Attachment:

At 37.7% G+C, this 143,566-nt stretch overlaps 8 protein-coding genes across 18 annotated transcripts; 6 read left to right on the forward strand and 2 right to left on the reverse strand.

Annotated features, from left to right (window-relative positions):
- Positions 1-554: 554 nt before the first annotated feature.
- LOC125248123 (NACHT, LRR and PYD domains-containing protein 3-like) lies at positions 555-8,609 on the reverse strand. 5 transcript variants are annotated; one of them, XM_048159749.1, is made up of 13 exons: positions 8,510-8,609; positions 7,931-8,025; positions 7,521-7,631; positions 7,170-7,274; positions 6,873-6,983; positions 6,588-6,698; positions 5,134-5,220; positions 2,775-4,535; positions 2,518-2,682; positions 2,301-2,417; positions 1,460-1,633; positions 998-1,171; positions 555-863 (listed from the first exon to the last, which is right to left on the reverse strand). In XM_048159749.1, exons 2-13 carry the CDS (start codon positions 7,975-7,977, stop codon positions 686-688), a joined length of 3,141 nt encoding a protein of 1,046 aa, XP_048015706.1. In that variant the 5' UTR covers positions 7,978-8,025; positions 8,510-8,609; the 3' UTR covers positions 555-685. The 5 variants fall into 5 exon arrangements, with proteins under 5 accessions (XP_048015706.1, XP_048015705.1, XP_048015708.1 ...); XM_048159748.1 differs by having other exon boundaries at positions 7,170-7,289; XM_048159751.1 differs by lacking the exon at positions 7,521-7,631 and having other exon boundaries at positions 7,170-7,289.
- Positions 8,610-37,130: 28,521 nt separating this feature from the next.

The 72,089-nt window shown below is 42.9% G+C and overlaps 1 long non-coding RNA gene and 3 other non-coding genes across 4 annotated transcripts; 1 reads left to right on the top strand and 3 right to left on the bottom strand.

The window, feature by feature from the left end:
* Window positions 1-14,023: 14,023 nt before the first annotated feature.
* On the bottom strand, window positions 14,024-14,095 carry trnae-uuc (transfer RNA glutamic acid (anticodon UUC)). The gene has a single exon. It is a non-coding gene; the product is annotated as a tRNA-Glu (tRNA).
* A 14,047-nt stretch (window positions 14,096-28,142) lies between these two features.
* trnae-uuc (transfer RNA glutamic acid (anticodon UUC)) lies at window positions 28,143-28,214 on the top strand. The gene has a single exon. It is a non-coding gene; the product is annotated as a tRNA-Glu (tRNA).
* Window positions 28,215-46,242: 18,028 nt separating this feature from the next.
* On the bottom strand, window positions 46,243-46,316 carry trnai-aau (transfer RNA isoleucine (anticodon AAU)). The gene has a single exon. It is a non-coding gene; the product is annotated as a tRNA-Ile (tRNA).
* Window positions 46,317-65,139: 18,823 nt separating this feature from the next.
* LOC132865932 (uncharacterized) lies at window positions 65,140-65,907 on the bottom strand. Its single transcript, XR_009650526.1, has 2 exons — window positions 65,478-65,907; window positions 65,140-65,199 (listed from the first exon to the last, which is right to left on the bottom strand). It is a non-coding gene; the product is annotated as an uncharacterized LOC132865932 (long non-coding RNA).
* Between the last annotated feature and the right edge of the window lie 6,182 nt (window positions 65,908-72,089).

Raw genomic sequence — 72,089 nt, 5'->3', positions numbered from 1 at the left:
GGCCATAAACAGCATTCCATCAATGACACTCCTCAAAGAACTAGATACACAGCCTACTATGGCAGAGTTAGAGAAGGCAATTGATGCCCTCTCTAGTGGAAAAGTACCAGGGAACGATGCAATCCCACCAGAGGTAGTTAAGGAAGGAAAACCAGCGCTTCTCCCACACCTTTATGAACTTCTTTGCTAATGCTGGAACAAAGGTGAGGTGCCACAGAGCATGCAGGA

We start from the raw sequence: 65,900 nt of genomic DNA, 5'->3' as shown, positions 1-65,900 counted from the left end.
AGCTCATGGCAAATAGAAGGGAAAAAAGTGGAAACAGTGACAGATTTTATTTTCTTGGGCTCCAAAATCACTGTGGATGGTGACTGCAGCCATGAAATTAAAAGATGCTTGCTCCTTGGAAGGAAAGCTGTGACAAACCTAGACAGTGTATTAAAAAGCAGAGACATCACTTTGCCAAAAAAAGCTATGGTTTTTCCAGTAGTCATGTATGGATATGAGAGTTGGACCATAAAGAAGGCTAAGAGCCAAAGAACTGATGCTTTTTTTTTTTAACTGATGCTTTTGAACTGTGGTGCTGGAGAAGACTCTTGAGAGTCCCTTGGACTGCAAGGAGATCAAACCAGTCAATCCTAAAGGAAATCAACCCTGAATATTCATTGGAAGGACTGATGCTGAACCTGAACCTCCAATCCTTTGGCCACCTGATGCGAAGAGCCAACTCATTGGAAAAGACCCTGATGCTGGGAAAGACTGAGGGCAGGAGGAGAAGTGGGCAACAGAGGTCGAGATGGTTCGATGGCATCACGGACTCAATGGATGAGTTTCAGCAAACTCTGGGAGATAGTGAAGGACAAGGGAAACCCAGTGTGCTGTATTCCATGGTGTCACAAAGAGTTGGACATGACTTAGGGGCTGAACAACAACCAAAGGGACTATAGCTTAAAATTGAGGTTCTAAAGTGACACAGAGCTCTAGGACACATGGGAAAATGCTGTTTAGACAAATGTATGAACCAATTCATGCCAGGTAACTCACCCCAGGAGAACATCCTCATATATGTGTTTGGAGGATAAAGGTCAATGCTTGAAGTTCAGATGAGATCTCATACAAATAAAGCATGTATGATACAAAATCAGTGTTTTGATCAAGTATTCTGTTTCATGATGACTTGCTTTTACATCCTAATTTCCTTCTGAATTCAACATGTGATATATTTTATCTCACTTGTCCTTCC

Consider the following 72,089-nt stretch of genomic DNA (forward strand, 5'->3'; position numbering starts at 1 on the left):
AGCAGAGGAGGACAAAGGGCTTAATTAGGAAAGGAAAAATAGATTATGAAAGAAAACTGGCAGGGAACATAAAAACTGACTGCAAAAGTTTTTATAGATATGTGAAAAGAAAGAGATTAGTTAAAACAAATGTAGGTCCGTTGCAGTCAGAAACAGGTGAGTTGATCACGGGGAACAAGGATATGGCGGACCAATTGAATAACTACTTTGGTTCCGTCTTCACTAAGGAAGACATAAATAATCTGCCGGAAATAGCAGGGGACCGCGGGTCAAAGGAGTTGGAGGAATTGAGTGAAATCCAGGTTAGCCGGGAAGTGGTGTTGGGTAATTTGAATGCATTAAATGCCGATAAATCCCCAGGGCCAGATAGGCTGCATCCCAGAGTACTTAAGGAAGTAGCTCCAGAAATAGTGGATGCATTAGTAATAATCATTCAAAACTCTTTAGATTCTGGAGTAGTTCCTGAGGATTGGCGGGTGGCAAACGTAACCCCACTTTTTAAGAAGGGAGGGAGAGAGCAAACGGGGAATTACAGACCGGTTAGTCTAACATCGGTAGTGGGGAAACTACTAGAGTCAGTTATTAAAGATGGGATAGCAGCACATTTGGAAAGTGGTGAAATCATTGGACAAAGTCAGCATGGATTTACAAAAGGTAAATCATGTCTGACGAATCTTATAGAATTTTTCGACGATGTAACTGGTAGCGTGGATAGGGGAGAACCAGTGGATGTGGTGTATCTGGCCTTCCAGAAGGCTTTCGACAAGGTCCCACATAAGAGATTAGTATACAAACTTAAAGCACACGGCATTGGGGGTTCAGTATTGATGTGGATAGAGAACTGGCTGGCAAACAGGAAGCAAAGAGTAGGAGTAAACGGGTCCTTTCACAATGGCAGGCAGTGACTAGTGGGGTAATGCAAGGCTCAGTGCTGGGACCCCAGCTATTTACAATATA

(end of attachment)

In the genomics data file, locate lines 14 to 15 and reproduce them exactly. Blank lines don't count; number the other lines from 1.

* Window positions 46,317-65,139: 18,823 nt separating this feature from the next.
* LOC132865932 (uncharacterized) lies at window positions 65,140-65,907 on the bottom strand. Its single transcript, XR_009650526.1, has 2 exons — window positions 65,478-65,907; window positions 65,140-65,199 (listed from the first exon to the last, which is right to left on the bottom strand). It is a non-coding gene; the product is annotated as an uncharacterized LOC132865932 (long non-coding RNA).